I’ve been impressed by what I saw in the Test series – a series I expected the hosts to get a spierwit whitewash in, writes MATTHEW MARCUS
WHAT an encouraging start to the new year for South African cricket.
Let me be honest and tell you I maar had some skraal hopes for the Proteas ahead of India’s current tour.
But I’ve been impressed by what I saw in the Test series – a series I expected the hosts to get a spierwit whitewash in.
It couldn’t have been easy to summon up the performances that they did over the festive period, with the rest of South Africa enjoying their families and friends – not against the world’s top-ranked five-day side.
And certainly not with Cricket South Africa (CSA) set to investigate the appointment of coach Mark Boucher by his BFF and director of cricket Graeme Smith.
Still, Dean Elgar and his troops blocked out all the noise and fought for each other. And for the sacrifices that they made for the good of the team, I have to commend them.
The team may have done away with the Protea Fire culture, but it never looked as alive as it does now – rising out of the ground while their building is burning to ashes.
Maar nou ja. You couldn’t have asked for a braver bunch of sportsmen.
And I’d like to pick out the manne who showed real grit out there in the Test arena against those Indians – who are such a streetwise side even Australia buckle against them.
Let’s start with the man up front, the leader and the warrior – captain Elgar.
Elgar has been getting the respect he deserves lately. The opener dug deep with his partner Aiden Markram sukkeling for form.
You’d have hoped that the skipper had stuck around for longer at the crease and scored more runs.
But with all the body shots he took from the India quicks, one really has to give him his due for doing his job up top.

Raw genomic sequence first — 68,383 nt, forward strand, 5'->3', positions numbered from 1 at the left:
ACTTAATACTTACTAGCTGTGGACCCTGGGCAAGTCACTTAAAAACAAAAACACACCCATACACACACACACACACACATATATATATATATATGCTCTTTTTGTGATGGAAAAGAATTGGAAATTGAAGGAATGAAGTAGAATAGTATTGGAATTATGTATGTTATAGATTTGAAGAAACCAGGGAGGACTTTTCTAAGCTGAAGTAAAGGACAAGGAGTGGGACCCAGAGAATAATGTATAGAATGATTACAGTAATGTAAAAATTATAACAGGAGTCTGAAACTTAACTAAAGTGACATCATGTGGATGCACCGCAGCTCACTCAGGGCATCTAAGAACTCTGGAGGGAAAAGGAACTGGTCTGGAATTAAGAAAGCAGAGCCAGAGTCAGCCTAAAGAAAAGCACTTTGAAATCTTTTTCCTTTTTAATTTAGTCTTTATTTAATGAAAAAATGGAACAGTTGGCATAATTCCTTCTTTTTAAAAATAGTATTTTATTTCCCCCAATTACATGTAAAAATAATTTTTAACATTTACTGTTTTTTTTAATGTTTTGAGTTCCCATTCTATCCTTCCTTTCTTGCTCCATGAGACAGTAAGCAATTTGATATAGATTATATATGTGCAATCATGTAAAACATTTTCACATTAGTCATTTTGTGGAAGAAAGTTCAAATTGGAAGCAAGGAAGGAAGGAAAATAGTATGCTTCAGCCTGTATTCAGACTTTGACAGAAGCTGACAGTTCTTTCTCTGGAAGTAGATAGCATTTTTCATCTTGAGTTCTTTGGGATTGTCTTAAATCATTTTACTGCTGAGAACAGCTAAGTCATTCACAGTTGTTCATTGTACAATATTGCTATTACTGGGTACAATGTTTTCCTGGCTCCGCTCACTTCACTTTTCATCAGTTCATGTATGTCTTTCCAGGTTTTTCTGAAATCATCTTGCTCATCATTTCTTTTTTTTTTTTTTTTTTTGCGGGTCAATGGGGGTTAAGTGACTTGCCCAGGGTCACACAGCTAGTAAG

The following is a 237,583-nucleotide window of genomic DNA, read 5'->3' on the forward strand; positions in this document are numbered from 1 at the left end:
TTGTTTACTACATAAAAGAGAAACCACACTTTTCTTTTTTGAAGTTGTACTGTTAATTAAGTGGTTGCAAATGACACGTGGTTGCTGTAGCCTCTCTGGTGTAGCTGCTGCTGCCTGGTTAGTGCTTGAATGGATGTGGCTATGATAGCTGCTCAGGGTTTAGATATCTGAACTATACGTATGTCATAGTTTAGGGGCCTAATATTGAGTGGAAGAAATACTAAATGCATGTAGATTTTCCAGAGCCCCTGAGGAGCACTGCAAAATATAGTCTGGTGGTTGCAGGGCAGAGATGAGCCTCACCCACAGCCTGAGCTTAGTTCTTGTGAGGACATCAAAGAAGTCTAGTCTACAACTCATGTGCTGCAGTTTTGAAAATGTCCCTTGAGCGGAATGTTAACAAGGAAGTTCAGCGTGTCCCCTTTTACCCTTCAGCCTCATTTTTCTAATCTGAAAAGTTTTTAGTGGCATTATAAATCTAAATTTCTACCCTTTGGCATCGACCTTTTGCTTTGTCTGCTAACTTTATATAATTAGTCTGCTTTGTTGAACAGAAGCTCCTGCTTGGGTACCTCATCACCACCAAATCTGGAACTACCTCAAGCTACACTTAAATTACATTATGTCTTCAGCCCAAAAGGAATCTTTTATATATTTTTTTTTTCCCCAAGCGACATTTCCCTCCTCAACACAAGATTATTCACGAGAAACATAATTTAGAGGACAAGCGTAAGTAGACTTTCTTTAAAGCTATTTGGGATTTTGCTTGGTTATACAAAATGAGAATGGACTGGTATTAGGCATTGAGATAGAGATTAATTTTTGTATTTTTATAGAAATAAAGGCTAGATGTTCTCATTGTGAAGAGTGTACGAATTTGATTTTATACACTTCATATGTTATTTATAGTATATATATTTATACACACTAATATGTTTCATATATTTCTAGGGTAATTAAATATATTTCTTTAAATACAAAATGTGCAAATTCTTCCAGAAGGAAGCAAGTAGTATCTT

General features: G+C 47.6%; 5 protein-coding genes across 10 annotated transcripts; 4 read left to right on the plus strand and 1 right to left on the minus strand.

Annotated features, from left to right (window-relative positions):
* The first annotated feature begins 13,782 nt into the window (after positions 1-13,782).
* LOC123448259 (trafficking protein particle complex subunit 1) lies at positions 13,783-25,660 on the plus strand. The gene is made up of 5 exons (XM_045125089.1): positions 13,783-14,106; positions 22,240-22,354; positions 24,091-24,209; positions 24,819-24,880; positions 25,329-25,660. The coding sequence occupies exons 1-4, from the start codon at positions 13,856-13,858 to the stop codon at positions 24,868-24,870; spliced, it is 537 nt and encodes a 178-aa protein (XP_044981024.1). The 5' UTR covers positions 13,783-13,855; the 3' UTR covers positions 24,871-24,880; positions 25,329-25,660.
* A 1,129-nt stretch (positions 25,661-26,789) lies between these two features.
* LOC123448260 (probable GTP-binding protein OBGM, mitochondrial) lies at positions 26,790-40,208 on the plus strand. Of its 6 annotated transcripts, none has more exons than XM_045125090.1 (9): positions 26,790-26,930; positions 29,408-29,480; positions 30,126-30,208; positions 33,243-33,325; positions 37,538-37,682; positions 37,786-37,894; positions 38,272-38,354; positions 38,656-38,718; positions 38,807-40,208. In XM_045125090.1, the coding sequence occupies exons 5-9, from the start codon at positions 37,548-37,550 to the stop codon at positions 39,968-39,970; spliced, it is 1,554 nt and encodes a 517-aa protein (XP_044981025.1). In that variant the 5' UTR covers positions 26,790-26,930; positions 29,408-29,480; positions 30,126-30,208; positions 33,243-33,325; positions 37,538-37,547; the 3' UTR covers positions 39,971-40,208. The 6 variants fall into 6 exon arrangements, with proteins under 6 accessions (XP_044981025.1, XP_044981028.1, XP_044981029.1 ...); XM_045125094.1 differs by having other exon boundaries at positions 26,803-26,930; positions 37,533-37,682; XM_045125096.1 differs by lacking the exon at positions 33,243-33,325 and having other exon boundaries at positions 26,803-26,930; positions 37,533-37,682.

His unbeaten 96 in the second-Test victory was a top knock and will go down as the innings that gave the Proteas the belief that they can compete with the big boys.
However, his leadership to druk op Kagiso Rabada’s nommer was probably the most inspired thing he did in the series.
It’s obvious now to say that he was right to light a fire under KG’s gat and get him in the zone, as he ripped through the Indians in their second innings in the second Test.
But confrontation is not an easy thing in team dynamics and he must have thought about the words he was going to use for a long time.
People don’t take kindly to criticism, no matter how constructive it is. And to say that in a way that got the desired results and no ugly fallout is a captain’s dream.
That of course brings us to Rabada himself, who deserves credit for his performance.
At the start of the series, he looked like he had no lus and was giving away no balls laat dit goed gaan.
If can’t find the rhythm in your run-up, then you are just not focused.
But KG got his groove back led the attack with real voema, setting a great example for Marco Jansen, who I’m a huge fan of after this series.
Beanpole Jansen gets compared to Morné Morkel often because of their height, but the newbie is more controlled and skilful. And being the much-needed leftie in the pace attack, he has a bright future.
Another man with the world at his feet is Keegan Petersen. We’ve been waiting a while to see the real KP.
Two fifties before SA’s second innings at Newlands in the series doesn’t tell the whole story of this Paarl rock’s solid performances. Anyone who has had the pleasure of watching him bat over the summer can’t get enough of him.
His technique has pundits purring about every stroke of his bat.
India great Sunil Gavaskar is obviously a huge fan of the 28-year-old after gushing over his batting. And SA’s own hero ex-batsman AB de Villiers posted on social media that Petersen was lighting it up against the Indian attack.
We’re just waiting on that big maiden Test century now and after four matches into his career, let’s hope it doesn’t get as frustrating as Rassie van der Dussen’s purgatory.